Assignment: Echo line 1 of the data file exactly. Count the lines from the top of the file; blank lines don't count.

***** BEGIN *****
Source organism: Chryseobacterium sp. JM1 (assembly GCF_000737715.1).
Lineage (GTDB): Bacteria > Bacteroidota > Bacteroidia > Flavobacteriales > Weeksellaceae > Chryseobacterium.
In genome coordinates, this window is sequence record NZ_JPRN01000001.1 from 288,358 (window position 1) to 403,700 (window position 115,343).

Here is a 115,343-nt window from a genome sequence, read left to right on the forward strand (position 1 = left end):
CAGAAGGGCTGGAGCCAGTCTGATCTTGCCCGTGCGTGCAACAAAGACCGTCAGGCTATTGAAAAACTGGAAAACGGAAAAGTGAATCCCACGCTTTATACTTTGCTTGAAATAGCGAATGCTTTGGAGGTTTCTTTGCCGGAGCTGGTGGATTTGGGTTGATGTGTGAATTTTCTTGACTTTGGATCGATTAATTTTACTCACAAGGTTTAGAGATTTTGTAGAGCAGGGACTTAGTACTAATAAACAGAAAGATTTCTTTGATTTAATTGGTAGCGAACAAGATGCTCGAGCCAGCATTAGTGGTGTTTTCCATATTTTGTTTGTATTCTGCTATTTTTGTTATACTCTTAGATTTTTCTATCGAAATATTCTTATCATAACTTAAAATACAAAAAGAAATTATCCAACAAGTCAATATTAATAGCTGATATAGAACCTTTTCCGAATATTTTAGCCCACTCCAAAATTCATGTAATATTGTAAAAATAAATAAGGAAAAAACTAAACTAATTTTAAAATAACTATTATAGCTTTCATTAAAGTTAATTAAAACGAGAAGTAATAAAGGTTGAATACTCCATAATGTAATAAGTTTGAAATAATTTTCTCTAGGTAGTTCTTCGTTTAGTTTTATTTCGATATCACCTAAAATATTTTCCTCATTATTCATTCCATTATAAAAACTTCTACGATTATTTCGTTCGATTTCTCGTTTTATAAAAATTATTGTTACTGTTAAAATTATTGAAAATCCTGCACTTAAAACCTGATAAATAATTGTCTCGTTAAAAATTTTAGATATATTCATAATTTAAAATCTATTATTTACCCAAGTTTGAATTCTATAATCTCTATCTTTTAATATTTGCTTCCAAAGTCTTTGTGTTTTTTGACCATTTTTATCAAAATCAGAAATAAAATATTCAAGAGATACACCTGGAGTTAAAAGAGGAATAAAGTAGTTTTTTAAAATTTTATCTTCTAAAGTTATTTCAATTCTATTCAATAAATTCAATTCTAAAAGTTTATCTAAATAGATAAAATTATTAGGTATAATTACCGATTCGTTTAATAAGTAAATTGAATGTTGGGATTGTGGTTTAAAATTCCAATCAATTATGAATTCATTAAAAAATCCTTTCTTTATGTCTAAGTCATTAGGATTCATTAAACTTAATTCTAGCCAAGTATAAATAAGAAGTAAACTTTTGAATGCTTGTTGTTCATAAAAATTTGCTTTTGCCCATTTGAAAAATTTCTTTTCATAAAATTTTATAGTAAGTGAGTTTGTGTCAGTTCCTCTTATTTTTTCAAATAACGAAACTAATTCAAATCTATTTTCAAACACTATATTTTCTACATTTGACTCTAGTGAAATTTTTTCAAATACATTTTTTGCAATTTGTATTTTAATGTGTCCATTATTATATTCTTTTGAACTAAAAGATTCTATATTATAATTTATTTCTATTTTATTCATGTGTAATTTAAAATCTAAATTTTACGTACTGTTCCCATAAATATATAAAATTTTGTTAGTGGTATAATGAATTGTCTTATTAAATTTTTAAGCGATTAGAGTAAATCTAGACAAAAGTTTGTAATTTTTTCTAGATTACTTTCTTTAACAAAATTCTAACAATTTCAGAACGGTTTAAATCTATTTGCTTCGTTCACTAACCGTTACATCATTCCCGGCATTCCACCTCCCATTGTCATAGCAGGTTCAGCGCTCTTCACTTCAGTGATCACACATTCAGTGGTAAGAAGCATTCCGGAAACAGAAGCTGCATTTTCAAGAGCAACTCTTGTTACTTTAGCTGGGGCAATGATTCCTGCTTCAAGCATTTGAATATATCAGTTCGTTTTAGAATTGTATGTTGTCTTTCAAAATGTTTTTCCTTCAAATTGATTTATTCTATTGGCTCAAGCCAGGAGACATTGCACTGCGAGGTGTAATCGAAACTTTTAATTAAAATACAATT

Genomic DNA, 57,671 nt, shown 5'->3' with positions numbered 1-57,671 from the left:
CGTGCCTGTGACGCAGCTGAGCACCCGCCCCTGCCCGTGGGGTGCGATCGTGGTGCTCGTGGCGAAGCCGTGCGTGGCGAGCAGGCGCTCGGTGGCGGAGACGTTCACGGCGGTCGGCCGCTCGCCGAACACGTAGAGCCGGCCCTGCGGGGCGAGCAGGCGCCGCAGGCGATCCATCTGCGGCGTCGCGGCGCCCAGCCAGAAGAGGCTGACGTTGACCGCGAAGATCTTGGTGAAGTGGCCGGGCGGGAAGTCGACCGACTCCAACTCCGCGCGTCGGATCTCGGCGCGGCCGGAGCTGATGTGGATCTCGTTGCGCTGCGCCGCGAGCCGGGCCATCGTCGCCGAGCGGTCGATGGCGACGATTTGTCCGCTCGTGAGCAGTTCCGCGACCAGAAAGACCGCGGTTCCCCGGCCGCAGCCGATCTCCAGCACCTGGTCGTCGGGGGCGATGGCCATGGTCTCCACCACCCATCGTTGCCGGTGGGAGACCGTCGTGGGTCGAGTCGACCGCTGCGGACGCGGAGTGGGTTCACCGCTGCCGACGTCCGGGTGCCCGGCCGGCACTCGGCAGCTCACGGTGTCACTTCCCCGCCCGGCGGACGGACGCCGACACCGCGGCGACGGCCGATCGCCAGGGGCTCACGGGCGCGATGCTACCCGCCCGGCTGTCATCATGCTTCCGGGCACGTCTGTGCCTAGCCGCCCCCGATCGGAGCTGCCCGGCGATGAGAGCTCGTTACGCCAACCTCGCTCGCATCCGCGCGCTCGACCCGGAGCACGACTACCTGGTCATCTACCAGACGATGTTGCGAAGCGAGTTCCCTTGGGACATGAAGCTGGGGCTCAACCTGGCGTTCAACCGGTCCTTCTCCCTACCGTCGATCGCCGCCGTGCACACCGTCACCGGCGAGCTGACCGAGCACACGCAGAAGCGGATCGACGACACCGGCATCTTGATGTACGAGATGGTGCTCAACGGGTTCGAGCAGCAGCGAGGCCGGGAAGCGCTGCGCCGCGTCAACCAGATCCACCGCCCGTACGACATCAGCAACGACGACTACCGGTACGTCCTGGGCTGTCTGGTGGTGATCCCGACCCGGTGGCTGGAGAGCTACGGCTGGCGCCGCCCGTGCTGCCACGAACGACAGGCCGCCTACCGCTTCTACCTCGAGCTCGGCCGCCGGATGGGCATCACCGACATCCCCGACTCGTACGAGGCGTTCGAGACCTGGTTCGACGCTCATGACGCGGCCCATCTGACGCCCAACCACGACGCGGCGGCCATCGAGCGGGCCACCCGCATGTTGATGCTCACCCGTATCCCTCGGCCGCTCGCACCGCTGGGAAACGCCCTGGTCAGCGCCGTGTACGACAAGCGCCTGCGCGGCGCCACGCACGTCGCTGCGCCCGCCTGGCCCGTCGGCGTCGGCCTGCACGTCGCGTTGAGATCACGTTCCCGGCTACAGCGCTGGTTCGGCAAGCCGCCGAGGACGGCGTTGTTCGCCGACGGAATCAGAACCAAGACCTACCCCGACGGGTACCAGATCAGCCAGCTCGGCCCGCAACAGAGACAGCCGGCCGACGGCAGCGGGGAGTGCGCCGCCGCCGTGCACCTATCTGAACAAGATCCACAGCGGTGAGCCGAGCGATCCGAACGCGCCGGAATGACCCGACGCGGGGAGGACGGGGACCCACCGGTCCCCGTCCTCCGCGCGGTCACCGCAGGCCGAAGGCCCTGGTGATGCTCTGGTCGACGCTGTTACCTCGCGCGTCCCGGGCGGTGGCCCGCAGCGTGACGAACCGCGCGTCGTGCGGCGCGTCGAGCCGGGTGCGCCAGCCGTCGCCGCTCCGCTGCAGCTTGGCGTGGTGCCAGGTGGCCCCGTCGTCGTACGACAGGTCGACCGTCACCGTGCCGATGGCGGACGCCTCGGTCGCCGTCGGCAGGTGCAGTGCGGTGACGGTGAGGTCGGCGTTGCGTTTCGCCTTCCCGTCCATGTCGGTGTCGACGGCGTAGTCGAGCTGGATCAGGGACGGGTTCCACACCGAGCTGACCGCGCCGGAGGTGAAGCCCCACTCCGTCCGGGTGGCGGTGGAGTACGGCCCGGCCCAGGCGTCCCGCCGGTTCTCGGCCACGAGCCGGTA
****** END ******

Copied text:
Source organism: Chryseobacterium sp. JM1 (assembly GCF_000737715.1).